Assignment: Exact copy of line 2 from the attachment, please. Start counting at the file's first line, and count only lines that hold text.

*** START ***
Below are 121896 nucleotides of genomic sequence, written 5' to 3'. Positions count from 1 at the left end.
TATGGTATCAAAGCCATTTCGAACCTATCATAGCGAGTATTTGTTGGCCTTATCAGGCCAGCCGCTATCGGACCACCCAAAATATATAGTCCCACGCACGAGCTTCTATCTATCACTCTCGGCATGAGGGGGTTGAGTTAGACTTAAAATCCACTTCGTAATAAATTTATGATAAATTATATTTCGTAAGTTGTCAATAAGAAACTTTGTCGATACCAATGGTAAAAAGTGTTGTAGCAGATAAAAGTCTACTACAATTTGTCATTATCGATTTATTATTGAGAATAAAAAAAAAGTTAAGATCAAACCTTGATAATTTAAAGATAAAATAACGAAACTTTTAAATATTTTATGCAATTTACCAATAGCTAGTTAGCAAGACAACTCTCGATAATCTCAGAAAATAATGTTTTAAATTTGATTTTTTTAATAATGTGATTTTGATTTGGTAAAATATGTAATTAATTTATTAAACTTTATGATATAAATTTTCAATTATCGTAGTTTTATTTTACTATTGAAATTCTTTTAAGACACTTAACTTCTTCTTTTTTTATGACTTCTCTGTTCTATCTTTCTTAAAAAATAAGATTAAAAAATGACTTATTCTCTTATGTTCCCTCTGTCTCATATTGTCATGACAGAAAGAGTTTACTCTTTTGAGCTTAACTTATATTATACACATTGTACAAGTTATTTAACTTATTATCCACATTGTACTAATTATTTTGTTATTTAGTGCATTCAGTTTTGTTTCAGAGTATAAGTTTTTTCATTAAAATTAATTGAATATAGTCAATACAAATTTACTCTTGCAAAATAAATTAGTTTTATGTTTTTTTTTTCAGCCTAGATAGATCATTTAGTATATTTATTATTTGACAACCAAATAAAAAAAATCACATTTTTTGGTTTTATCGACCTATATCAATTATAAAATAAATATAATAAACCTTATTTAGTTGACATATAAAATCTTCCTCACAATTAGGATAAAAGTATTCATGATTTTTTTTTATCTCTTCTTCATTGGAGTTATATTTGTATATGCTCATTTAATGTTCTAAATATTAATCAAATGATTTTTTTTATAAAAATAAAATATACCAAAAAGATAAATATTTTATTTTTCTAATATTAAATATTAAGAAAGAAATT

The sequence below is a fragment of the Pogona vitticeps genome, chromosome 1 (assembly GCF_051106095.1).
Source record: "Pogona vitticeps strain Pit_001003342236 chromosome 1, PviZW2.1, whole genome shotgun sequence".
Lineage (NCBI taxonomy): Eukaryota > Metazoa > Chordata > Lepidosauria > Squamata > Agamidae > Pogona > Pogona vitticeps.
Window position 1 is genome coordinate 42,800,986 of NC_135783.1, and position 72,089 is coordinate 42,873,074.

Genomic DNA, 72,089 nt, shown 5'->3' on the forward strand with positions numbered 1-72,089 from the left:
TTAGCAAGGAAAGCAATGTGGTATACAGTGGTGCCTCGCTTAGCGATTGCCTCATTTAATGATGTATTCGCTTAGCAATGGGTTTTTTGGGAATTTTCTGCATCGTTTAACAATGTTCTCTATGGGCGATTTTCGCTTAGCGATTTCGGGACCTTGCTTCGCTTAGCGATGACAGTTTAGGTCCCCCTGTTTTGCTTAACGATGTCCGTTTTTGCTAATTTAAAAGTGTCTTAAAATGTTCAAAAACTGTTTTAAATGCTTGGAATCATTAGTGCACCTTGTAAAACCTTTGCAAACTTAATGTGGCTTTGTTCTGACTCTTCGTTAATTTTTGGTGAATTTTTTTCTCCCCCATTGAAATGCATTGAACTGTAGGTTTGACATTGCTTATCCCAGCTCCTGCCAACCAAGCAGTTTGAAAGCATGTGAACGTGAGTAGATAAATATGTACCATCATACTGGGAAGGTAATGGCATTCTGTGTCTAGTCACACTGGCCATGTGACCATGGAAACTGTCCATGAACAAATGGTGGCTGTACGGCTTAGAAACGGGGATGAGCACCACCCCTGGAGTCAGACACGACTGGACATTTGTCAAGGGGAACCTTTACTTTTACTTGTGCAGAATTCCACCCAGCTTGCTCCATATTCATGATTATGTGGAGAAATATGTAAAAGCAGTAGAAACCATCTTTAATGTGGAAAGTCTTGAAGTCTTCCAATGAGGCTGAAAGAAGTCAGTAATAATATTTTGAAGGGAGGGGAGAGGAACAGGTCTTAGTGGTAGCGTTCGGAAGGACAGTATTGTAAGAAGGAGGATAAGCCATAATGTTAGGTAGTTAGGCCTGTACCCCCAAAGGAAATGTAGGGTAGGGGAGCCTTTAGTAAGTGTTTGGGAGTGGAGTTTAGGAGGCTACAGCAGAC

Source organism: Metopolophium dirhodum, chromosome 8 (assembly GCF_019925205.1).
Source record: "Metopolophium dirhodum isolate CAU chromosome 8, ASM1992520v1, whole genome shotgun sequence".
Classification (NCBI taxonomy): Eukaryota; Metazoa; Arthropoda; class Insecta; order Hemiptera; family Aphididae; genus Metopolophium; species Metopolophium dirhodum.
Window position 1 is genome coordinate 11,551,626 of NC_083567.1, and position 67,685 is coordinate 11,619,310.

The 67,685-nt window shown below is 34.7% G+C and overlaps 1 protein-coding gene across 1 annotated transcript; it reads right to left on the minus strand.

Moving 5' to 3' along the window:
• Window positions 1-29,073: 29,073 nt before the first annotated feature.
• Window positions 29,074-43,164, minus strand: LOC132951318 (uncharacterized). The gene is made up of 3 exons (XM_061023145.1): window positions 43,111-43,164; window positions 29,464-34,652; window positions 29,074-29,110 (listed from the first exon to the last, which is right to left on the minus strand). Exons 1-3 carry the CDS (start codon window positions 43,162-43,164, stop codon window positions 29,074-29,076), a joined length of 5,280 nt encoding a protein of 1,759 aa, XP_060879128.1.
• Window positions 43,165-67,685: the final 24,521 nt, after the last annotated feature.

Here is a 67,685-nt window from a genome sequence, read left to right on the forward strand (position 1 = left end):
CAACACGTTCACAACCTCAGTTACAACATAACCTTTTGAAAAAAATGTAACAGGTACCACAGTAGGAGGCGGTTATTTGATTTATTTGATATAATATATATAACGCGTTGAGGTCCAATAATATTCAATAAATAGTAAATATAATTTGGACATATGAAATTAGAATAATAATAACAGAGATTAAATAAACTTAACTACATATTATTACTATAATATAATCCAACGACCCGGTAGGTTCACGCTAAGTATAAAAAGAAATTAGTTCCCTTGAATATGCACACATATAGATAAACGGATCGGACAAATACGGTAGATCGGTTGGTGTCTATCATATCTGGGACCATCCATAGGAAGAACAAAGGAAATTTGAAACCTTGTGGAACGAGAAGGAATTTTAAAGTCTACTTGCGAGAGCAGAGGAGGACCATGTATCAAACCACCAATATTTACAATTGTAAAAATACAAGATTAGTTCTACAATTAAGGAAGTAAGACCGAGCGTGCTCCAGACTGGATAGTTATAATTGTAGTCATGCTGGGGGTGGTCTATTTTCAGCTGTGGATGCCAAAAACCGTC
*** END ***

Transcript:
TATGGTATCAAAGCCATTTCGAACCTATCATAGCGAGTATTTGTTGGCCTTATCAGGCCAGCCGCTATCGGACCACCCAAAATATATAGTCCCACGCACGAGCTTCTATCTATCACTCTCGGCATGAGGGGGTTGAGTTAGACTTAAAATCCACTTCGTAATAAATTTATGATAAATTATATTTCGTAAGTTGTCAATAAGAAACTTTGTCGATACCAATGGTAAAAAGTGTTGTAGCAGATAAAAGTCTACTACAATTTGTCATTATCGATTTATTATTGAGAATAAAAAAAAAGTTAAGATCAAACCTTGATAATTTAAAGATAAAATAACGAAACTTTTAAATATTTTATGCAATTTACCAATAGCTAGTTAGCAAGACAACTCTCGATAATCTCAGAAAATAATGTTTTAAATTTGATTTTTTTAATAATGTGATTTTGATTTGGTAAAATATGTAATTAATTTATTAAACTTTATGATATAAATTTTCAATTATCGTAGTTTTATTTTACTATTGAAATTCTTTTAAGACACTTAACTTCTTCTTTTTTTATGACTTCTCTGTTCTATCTTTCTTAAAAAATAAGATTAAAAAATGACTTATTCTCTTATGTTCCCTCTGTCTCATATTGTCATGACAGAAAGAGTTTACTCTTTTGAGCTTAACTTATATTATACACATTGTACAAGTTATTTAACTTATTATCCACATTGTACTAATTATTTTGTTATTTAGTGCATTCAGTTTTGTTTCAGAGTATAAGTTTTTTCATTAAAATTAATTGAATATAGTCAATACAAATTTACTCTTGCAAAATAAATTAGTTTTATGTTTTTTTTTTCAGCCTAGATAGATCATTTAGTATATTTATTATTTGACAACCAAATAAAAAAAATCACATTTTTTGGTTTTATCGACCTATATCAATTATAAAATAAATATAATAAACCTTATTTAGTTGACATATAAAATCTTCCTCACAATTAGGATAAAAGTATTCATGATTTTTTTTTATCTCTTCTTCATTGGAGTTATATTTGTATATGCTCATTTAATGTTCTAAATATTAATCAAATGATTTTTTTTATAAAAATAAAATATACCAAAAAGATAAATATTTTATTTTTCTAATATTAAATATTAAGAAAGAAATT